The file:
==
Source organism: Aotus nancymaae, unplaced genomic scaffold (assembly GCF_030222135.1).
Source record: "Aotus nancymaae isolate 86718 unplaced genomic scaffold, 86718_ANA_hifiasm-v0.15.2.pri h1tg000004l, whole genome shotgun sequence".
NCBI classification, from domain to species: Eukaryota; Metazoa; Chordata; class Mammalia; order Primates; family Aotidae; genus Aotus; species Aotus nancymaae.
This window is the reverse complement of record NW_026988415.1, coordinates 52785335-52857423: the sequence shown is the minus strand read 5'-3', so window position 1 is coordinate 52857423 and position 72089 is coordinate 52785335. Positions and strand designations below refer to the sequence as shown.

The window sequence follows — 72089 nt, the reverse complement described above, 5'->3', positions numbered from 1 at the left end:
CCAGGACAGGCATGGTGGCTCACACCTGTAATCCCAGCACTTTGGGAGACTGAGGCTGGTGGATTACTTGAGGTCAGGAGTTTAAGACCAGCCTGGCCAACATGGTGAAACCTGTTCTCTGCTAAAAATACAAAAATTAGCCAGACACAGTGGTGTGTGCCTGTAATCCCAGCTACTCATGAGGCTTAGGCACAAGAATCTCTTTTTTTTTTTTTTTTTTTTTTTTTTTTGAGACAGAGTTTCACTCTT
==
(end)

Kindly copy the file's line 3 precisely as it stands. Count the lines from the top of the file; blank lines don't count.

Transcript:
NCBI classification, from domain to species: Eukaryota; Metazoa; Chordata; class Mammalia; order Primates; family Aotidae; genus Aotus; species Aotus nancymaae.